Now Playing Tracks

X-Men’s Apocalypse: The Badass and the Blah


Unless you have been living in Monstro’s stomach, you know that the past couple of months have boasted big news for comic book movies. Just this week, three huge stories made headlines in the geek realms, including details about the upcoming The Amazing Spider-Man 2, the gigantihuge news that Wonder Woman will finally make her big-screen debut, and that the fan-favorite mega-villain, Apocalypse, is very likely to appear in the 2016 X-Men movie. Rock it.

The first two aforementioned bits of news non-comic book fans can probably understand, but the third could leave many of them scratching their heads. They may be asking, “Who/what is Apocalypse?” “Why should I care?” “Why did my fantasy football team lose?” “Why does my wife expect an orgasm EVERY TIME?” and other such normal-people questions. Well, I decided to break Apocalypse down, and articulate what I love (and hate) about the character.

Apocalypse is Marvel’s first mutant: Well, sort of. Within the continuity of X-Men stories, yes, he is regarded as the first mutant. However, chronologically, he was created fairly recently in the X-Men’s publication history, which means lots of mutants appeared in the comics before him. Namor the Sub-Mariner has been retroactively designated a mutant and his stories were first published in the Golden Age, a good 40 years or so before Apocalypse’s first appearance. That’s not confusing, is it?

  • The Badass: Apocalypse’s real name is En Sabah Nur which means the First One. He was born in the region which is now Aqaba about 5,000 years ago. Unlike most mutants whose powers manifest at puberty, En Sabah Nur’s mutation was apparent at birth and he was abandoned by his people. Taken in by a band of desert raiders, he was raised to be a warrior and taught the foundations of his belief system. He grew into adulthood and extended adulthood in Ancient Egypt, which included getting into pissing matches with Dracula. Regardless of the details, Apocalypse’s lengthy and often convoluted origins add to the character’s mystique.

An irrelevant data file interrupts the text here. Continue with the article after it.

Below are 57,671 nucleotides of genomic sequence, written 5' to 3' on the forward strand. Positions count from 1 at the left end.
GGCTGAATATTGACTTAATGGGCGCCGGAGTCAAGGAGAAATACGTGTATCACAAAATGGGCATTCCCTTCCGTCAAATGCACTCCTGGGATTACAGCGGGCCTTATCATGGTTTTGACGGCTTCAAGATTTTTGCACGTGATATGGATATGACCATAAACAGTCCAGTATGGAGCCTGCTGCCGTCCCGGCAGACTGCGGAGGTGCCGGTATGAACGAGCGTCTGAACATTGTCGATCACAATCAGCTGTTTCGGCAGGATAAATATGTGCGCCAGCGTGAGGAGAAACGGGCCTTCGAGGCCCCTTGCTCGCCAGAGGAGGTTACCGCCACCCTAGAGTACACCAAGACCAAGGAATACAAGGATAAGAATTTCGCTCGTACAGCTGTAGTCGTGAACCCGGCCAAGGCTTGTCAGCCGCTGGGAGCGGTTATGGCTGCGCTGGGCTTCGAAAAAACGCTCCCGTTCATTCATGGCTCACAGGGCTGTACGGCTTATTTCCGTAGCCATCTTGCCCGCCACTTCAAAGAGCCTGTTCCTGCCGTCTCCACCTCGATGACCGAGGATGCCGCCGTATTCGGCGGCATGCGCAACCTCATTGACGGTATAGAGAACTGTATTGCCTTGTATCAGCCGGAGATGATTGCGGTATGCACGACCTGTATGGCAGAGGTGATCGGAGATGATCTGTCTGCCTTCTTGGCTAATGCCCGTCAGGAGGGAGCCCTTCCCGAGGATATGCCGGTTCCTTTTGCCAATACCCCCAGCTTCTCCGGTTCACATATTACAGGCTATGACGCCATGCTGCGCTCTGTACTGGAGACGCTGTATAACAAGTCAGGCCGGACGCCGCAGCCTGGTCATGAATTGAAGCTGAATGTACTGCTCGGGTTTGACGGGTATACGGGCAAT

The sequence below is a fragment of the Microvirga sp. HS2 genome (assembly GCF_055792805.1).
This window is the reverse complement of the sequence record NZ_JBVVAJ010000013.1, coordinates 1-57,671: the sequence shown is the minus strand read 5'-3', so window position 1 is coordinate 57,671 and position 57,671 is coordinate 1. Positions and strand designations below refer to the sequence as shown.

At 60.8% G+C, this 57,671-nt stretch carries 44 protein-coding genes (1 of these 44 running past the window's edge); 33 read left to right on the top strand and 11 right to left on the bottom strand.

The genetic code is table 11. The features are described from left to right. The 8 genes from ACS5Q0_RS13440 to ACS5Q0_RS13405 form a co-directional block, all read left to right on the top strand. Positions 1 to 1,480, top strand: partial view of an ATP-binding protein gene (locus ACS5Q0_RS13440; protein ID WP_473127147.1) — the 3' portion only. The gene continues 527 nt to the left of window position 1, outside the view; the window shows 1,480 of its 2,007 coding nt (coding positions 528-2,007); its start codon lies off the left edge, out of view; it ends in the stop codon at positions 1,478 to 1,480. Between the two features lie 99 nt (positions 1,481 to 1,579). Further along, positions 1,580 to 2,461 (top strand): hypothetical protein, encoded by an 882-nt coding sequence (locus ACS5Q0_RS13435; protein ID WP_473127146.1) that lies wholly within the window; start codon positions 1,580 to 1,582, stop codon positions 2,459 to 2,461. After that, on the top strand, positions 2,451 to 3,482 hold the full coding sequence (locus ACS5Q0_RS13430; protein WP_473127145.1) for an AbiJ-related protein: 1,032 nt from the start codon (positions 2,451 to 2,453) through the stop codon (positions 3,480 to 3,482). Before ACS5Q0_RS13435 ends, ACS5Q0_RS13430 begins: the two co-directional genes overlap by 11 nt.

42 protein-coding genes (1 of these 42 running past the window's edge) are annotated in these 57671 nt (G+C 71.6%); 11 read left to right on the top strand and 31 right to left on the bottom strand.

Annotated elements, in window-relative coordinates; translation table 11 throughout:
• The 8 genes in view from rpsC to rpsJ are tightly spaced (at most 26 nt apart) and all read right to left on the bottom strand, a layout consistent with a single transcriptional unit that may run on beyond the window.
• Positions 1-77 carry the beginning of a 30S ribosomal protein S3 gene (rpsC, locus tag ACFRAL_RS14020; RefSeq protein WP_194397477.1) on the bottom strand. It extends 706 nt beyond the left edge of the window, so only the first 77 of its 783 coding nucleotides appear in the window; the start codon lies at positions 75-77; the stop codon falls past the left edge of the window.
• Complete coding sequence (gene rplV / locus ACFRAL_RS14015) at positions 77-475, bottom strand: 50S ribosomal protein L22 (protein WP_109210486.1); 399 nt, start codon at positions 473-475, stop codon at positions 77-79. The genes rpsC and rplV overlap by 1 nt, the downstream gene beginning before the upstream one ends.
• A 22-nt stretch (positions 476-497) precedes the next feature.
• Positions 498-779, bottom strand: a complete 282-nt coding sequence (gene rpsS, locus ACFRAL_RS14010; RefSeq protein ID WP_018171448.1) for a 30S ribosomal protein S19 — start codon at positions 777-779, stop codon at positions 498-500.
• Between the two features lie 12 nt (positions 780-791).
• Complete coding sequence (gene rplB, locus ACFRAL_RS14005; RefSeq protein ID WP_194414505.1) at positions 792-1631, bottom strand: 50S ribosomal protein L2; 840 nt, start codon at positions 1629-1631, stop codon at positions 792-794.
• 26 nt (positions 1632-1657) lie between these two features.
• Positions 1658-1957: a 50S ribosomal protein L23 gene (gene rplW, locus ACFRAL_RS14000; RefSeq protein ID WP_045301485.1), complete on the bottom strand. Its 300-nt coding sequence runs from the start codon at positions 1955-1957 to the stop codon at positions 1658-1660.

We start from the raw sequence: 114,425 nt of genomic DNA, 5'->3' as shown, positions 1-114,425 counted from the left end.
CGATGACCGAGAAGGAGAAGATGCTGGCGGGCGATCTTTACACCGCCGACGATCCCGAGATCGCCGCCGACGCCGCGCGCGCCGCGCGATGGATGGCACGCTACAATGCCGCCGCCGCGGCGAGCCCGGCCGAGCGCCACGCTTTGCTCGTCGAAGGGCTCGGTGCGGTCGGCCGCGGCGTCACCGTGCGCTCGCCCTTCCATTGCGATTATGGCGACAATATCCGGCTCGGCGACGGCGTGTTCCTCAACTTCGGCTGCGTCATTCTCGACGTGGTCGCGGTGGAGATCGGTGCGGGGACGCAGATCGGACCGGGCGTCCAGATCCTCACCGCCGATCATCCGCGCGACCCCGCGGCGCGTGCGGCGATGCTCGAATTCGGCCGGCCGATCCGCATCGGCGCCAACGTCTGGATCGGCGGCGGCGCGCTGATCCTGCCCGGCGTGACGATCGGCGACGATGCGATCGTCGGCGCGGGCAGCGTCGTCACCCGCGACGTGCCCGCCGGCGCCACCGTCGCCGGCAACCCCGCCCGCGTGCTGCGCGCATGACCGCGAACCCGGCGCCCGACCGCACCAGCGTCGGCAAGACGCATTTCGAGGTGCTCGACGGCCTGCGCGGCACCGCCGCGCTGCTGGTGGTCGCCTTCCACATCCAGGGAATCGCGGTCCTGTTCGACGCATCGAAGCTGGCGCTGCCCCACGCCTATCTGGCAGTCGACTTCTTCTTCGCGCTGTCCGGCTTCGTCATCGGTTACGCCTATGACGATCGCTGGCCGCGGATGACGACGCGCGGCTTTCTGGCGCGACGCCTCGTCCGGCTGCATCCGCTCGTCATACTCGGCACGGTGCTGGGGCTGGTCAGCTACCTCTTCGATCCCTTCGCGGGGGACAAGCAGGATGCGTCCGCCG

• The Blah: Saying that Apocalypse is the first mutant ever born is a pretty silly idea, even for comic book standards. It’s hard to suspend one’s disbelief that any minority, or any group with a genetic variation, can trace the first occurrence of their kind back to one guy, especially when it’s based solely on the word of that one guy. All this is due to the magic of retconning, anyway. His ancient origins were never part of his early appearances in the comics.


Apocalypse has an interesting motivation: Apocalypse embraced a perverted, Darwinian, survival-of-the-fittest creed before Darwin was even born.

  • The Badass: Apocalypse manipulates populations of humans throughout history, pitting them against each other to weed out the weakest of the crop. When he is finished, he will reign supreme over the surviving race.
  • The Blah: Hardly the most concrete plan ever hatched, and his motivations are rather shaky. But there are worse motivations among super villains, so whatevs. How he spends immortality is his business.


Apocalypse wears fancy techno-armor: Apocalypse has a look that blends futuristic and Dark Ages overlord.

  • The Badass: Apocalypse’s armor makes him huge and menacing. With all the plating and tubes, an artist can make him tower over any panel, gleaming, with his waste-line “A” providing that bit of classic villain look to him. He is topped only by the Joker for making malformed lips and the color purple frightening.
  • The Blah: Apocalypse’s armor is what exactly? According to X-Men: The Ultimate Guide, it is made from his own skin, thanks to his mutation (see below). So, he essentially walks around naked (which actually may belong in the “badass” category). If Apocalypse possesses another’s body, the body grows the armor to resemble his previous form. However, other stories have explained that Apocalypse’s armor is Celestial technology that he stumbled upon in the Middle East. But in the (exceptionally pitiful) story “The Twelve”, he was actually revealed to be a decrepit, old man under a robotic suit. So, which is it, Marvel?